All of these are important considerations to make when evaluating and improving your posture and stance, which will lead to more confident body language over time. If you routinely struggle with maintaining good posture, consider buying a posture trainer/corrector, consulting a chiropractor or physical therapist, stretching daily, and strengthening both your core and back muscles.

Facial Expressions

Are you prone to any of the following in personal or professional settings?

  • Bruxism (tight, clenched jaw or grinding teeth)
  • Frowning and/or furrowing brows
  • Avoiding direct eye contact and/or staring at the ground

If you answered “yes” to any of these, then let’s start by examining various ways in which you can project confident body language through your facial expressions.

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1. Understand How Others Perceive Your Facial Expressions

A December 2020 study by UC Berkeley and Google researchers utilized a deep neural network to analyze facial expressions in six million YouTube clips representing people from over 140 countries. The study found that, despite socio-cultural differences, people around the world tended to use about 70% of the same facial expressions in response to different emotional stimuli and situations.[1]

The study’s researchers also published a fascinating interactive map to demonstrate how their machine learning technology assessed various facial expressions and determined subtle differences in emotional responses.

This study highlights the social importance of facial expressions because whether or not we’re consciously aware of them—by gazing into a mirror or your screen on a video conferencing platform—how we present our faces to others can have tremendous impacts on their perceptions of us, our confidence, and our emotional states. This awareness is the essential first step towards

2. Relax Your Face

New research on bruxism and facial tension found the stresses and anxieties of Covid-19 lockdowns led to considerable increases in orofacial pain, jaw-clenching, and teeth grinding, particularly among women.[2]

The National Institute of Dental and Craniofacial Research estimates that more than 10 million Americans alone have temporomandibular joint dysfunction (TMJ syndrome), and facial tension can lead to other complications such as insomnia, wrinkles, dry skin, and dark, puffy bags under your eyes.[3])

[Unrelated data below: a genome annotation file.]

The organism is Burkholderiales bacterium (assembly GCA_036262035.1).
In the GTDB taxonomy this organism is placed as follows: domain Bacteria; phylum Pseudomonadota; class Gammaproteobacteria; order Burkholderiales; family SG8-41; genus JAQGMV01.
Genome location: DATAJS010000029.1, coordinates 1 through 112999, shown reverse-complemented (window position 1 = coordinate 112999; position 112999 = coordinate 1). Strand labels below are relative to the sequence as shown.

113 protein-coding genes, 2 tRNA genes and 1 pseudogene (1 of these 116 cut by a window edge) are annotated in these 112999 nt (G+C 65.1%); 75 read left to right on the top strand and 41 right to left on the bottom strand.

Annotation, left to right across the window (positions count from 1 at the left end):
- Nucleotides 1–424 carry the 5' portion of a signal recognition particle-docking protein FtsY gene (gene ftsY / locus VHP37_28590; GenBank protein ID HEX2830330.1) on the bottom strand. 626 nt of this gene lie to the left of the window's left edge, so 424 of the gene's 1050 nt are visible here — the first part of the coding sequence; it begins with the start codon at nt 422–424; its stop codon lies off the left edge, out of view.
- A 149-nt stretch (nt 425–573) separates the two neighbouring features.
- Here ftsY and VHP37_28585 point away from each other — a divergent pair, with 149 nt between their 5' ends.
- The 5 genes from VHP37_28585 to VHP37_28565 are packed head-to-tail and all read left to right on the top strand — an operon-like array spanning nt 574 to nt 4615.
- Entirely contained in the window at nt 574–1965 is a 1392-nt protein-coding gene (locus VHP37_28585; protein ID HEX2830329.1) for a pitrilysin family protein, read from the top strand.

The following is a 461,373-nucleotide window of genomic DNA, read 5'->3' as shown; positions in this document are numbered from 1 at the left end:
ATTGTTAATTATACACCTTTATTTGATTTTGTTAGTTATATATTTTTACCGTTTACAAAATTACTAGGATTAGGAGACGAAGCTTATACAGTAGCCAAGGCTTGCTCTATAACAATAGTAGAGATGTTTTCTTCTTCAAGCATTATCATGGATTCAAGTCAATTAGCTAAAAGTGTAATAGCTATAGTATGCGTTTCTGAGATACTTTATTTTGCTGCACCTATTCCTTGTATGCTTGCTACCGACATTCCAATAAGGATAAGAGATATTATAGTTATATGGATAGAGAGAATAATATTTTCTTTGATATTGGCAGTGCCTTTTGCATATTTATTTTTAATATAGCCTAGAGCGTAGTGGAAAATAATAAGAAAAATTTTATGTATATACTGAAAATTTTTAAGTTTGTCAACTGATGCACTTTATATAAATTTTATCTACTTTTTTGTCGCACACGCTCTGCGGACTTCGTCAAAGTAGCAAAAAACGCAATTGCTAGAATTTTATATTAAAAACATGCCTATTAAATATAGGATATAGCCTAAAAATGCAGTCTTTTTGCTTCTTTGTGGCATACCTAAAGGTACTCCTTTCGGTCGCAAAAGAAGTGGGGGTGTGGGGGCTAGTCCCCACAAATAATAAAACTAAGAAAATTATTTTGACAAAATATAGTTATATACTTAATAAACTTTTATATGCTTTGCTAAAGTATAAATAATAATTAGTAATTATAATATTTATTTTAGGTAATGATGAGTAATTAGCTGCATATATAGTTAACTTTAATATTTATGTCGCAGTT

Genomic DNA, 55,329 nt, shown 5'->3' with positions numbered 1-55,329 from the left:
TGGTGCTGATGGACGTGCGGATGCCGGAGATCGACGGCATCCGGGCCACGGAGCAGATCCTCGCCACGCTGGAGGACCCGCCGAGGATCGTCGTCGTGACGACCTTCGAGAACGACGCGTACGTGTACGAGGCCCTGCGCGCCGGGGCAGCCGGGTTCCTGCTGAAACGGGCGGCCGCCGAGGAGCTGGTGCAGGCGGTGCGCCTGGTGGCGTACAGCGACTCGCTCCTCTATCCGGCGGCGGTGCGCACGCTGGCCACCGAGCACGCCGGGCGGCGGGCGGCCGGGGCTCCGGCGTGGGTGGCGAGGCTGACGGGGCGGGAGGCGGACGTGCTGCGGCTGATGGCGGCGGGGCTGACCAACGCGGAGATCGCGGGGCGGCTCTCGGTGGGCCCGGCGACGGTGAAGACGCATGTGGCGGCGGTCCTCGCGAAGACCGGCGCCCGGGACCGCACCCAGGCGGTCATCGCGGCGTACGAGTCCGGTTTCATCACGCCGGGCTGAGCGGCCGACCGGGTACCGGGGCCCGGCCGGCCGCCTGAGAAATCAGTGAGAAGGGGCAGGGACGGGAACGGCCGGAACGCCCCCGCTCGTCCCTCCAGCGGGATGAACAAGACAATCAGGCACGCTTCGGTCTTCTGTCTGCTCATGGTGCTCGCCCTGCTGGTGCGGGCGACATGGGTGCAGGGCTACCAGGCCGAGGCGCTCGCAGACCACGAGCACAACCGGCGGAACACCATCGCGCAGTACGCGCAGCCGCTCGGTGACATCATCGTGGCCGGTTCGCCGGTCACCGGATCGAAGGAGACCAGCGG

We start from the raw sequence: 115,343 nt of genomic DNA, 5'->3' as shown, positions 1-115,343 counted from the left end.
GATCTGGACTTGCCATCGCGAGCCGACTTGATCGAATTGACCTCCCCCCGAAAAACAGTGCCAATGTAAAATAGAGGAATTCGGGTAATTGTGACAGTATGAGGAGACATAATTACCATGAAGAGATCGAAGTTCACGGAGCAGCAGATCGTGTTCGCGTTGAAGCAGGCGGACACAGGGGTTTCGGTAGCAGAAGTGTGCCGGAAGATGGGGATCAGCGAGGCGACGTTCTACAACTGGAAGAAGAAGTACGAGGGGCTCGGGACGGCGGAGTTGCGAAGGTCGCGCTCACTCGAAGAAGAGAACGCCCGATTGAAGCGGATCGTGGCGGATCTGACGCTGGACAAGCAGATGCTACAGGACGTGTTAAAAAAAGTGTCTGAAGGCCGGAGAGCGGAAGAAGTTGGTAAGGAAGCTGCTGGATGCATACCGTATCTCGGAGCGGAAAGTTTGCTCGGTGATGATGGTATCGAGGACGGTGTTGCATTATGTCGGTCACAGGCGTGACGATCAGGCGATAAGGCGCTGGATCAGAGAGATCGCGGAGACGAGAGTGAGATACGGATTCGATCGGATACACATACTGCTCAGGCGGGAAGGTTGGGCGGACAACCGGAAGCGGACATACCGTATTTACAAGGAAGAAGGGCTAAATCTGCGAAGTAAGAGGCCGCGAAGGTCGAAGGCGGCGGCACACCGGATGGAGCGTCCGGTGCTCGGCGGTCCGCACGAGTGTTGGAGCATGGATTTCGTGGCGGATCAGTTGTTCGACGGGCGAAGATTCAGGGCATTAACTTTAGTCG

To avoid these unpleasant outcomes, start practicing progressive muscle relaxation techniques and taking breaks more frequently throughout the day to moderate facial tension.[4] You should also try out some biofeedback techniques to enhance your awareness of involuntary bodily processes like facial tension and achieve more confident body language as a result.[5]

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3. Improve Your Eye Contact

Did you know there’s an entire subfield of kinesic communication research dedicated to eye movements and behaviors called oculesics?[6] It refers to various communication behaviors including direct eye contact, averting one’s gaze, pupil dilation/constriction, and even frequency of blinking. All of these qualities can shape how other people perceive you, which means that eye contact is yet another area of nonverbal body language that we should be more mindful of in social interactions.

The ideal type (direct/indirect) and duration of eye contact depends on a variety of factors, such as cultural setting, differences in power/authority/age between the parties involved, and communication context. Research has shown that differences in the effects of eye contact are particularly prominent when comparing East Asian and Western European/North American cultures.[7]

To improve your eye contact with others, strive to maintain consistent contact for at least 3 to 4 seconds at a time, consciously consider where you’re looking while listening to someone else, and practice eye contact as much as possible (as strange as this may seem in the beginning, it’s the best way to improve).